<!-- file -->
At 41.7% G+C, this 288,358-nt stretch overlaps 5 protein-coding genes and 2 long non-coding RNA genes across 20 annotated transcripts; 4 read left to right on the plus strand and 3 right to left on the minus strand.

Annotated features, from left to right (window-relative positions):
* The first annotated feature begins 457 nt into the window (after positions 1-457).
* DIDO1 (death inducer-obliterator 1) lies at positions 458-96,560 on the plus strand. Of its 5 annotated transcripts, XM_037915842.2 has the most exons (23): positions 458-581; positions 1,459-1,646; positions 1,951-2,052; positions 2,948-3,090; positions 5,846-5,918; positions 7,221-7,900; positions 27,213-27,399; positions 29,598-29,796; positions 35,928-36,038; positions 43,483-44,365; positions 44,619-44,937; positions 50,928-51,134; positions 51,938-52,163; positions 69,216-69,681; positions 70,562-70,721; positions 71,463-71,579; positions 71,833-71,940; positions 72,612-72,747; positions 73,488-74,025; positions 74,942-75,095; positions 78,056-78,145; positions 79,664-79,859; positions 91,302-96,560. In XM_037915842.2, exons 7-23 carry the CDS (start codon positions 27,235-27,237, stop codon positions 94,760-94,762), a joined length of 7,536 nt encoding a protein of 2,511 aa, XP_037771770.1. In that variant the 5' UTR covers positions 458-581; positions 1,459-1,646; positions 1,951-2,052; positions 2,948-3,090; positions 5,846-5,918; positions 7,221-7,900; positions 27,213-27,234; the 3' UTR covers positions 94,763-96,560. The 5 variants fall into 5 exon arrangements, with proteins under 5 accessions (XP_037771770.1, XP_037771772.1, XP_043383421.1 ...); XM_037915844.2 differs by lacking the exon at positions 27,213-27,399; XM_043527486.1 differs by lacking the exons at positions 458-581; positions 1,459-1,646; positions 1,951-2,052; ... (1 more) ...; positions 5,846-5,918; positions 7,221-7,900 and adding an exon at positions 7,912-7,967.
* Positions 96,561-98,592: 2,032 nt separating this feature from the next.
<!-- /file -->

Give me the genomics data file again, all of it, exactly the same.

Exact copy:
At 41.7% G+C, this 288,358-nt stretch overlaps 5 protein-coding genes and 2 long non-coding RNA genes across 20 annotated transcripts; 4 read left to right on the plus strand and 3 right to left on the minus strand.

Annotated features, from left to right (window-relative positions):
* The first annotated feature begins 457 nt into the window (after positions 1-457).
* DIDO1 (death inducer-obliterator 1) lies at positions 458-96,560 on the plus strand. Of its 5 annotated transcripts, XM_037915842.2 has the most exons (23): positions 458-581; positions 1,459-1,646; positions 1,951-2,052; positions 2,948-3,090; positions 5,846-5,918; positions 7,221-7,900; positions 27,213-27,399; positions 29,598-29,796; positions 35,928-36,038; positions 43,483-44,365; positions 44,619-44,937; positions 50,928-51,134; positions 51,938-52,163; positions 69,216-69,681; positions 70,562-70,721; positions 71,463-71,579; positions 71,833-71,940; positions 72,612-72,747; positions 73,488-74,025; positions 74,942-75,095; positions 78,056-78,145; positions 79,664-79,859; positions 91,302-96,560. In XM_037915842.2, exons 7-23 carry the CDS (start codon positions 27,235-27,237, stop codon positions 94,760-94,762), a joined length of 7,536 nt encoding a protein of 2,511 aa, XP_037771770.1. In that variant the 5' UTR covers positions 458-581; positions 1,459-1,646; positions 1,951-2,052; positions 2,948-3,090; positions 5,846-5,918; positions 7,221-7,900; positions 27,213-27,234; the 3' UTR covers positions 94,763-96,560. The 5 variants fall into 5 exon arrangements, with proteins under 5 accessions (XP_037771770.1, XP_037771772.1, XP_043383421.1 ...); XM_037915844.2 differs by lacking the exon at positions 27,213-27,399; XM_043527486.1 differs by lacking the exons at positions 458-581; positions 1,459-1,646; positions 1,951-2,052; ... (1 more) ...; positions 5,846-5,918; positions 7,221-7,900 and adding an exon at positions 7,912-7,967.
* Positions 96,561-98,592: 2,032 nt separating this feature from the next.